The Dwarf Conifer Collection
A newer addition to the park is the Dwarf Conifer Garden. It was donated by the Rezek family in 2018 in honor of Long Islander and horticultural pioneer Ed Rezek. Ed always had a fondness for unusual dwarf evergreens and helped to popularize dwarf evergreens as we know them today. This garden is a wonderful tribute to his accomplishments.
The Dwarf Conifer Collection
The collection consists mainly of unusual dwarf conifers along with some flowering shrubs and perennials mixed in. Some of the conifer selections in the garden include dwarf Norway spruce, dwarf blue spruce, dwarf cryptomeria, Hinoki cypress, Juniperus 'Gold Strike', Mugo Pine and Japanese Garden Juniper.
The Dwarf Conifer Collection
The conifers are complemented by selections with interesting foliage, including Japanese Forest Grass, and Sedum.
The Dwarf Conifer Collection Walking Path

Four Seasons Walk: Oakleaf Hydrangea Autumn Color
Along the Four Seasons Walk is Oakleaf Hydrangea. While this shrub produces beautiful panicle white blooms in late spring to early summer, its autumn foliage is just as spectacular!
Mahonia Media ‘Marvel’ (Hybrid Mahonia)
This hybrid Mahonia is actually formed from a cross between Mahonia aquifolia and Berberis sargentii, with improved flower spikes and fruit. It cold hardy in USDA zones 6-9, and produces fragrant bright yellow blooms from late November into December.
White Barked Birch
'Whitespire' Clumping Birch (USDA zones 3-7) is even more attractive during the autumn and winter months when its beautiful white bark is prominent.
Bayard Cutting Arboretum State Park,

I hope you enjoyed This Month in the Garden for December. Be sure to stop by on the 1st. of each month as I share gardening tips, information and horticultural adventures! (Linking with: Floral FridaysMacro Monday 2Our World TuesdayTravel Tuesday, Pictorial TuesdayMy Corner of the World, Friday Photo Journal, and Image-in-ing Weekly Photo Link-Up )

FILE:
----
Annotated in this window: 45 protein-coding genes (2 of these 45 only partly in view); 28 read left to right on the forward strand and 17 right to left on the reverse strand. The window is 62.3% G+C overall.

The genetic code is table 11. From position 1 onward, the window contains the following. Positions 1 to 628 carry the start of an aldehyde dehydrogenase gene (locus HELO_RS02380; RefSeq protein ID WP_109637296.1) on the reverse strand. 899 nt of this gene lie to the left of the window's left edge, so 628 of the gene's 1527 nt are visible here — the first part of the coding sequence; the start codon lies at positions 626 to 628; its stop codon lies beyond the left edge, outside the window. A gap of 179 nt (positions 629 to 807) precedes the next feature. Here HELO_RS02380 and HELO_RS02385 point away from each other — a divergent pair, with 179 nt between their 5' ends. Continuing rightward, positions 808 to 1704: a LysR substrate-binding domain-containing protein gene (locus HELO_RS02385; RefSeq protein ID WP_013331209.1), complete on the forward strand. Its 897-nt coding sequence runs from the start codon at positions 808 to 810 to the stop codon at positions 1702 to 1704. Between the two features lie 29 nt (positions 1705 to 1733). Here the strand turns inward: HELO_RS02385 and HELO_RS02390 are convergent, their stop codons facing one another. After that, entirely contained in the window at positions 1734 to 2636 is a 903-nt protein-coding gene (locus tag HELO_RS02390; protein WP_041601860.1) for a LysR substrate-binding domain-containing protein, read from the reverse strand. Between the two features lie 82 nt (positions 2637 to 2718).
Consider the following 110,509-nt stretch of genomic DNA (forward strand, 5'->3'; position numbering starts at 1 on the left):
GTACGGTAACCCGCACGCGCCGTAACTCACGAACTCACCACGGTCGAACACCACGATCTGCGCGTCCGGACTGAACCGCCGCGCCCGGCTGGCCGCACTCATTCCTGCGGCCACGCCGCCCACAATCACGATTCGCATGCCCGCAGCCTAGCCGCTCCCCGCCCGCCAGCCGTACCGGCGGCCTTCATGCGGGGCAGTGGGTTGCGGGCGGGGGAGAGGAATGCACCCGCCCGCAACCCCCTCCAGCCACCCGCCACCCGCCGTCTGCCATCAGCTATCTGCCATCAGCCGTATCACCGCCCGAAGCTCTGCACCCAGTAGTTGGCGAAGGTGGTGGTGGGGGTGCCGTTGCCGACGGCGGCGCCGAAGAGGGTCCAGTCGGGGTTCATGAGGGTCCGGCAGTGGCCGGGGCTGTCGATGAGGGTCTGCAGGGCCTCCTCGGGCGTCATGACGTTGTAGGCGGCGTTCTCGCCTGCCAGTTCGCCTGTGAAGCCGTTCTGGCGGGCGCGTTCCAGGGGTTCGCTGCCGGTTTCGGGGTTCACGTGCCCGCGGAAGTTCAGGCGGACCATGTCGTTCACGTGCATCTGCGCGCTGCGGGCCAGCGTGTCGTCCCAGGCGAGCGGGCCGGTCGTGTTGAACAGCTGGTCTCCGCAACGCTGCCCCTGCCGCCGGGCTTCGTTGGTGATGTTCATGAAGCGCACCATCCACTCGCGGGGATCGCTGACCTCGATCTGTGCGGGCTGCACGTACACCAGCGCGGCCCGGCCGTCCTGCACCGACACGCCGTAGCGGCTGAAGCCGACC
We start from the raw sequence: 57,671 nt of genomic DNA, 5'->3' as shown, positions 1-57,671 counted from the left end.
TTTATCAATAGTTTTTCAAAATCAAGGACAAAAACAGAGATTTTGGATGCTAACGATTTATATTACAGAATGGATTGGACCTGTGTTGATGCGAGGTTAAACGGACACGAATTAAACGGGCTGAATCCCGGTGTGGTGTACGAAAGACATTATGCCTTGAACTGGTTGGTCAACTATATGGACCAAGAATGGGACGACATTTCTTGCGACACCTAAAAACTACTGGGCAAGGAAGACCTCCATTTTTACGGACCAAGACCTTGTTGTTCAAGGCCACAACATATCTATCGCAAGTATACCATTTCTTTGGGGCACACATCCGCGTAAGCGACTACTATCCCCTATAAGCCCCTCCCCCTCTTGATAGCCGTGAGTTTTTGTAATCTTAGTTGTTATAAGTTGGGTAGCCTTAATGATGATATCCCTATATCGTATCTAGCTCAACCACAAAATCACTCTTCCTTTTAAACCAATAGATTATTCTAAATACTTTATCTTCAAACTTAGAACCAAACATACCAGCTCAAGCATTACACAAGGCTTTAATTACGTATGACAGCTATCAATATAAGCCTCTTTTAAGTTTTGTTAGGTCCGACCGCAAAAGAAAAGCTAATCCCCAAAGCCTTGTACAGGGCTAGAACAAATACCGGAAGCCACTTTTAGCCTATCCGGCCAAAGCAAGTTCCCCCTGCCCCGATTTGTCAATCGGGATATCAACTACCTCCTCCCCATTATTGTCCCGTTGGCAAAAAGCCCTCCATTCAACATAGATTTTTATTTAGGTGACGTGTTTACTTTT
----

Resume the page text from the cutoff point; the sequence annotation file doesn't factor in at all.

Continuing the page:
~As Always...Happy Gardening! ~

Author: Lee@A Guide to Northeastern Gardening,© Copyright 2010-2020. All rights reserved.

Sunday, November 15, 2020

Garden Bloggers' Bloom Day & Foliage Follow-Up: The Colors and Blooms of Autumn

Welcome to my November Garden!
Welcome to my Long Island autumn garden. As we all go through a worldwide pandemic and the results of a historical presidential election here in the U.S., the month of November has been anything but ordinary. I spent the first week engrossed in the activity of stress eating (lots of sweets!) and spending hours outside in the garden. Another unusual thing about this month has been the inconsistency of the season. While the daytime temperatures had been in the 50's and 60's, and we did have our first frost, several days had risen into the mid to upper 70's with a high of 76 ℉ on the 8th. Taking advantage of the warmer days, I have been getting seasonal chores done in the garden. I'll take every moment I can, since being in the garden is my passion and therapy, Come along and join me to explore some autumnal views!
Welcoming Committee
With all the stress going on, one of my favorite things to do is to visit the local nursery. I find peace and a feeling of well being just walking around and being totally surrounded by plants. On a recent visit, I bought myself this cute little bear for the front stoop. It is amazing how this new addition can provide so much joy! 
Autumn at its Peak
By the beginning to mid-November the foliage here is at its peak. Here are Skyland's Golden Oriental Spruce and Coral Bark Maple 'Sangu Kaku' in the front entrance driveway planting. The colors of the Coral Bark Maple are a fiery orange-red and seem to get more intense by the day.
Autumn Views
Here is another view. In the foreground is Weeping Blue Atlas Cedar. This one is about 20-25 years old.
Weeping Japanese Maple Autumn Foliage
On the front lawn, Weeping Japanese Maple 'Viridis' is in autumn mode. Soon just the twisted nature of the trunk and canopy will be on display for winter.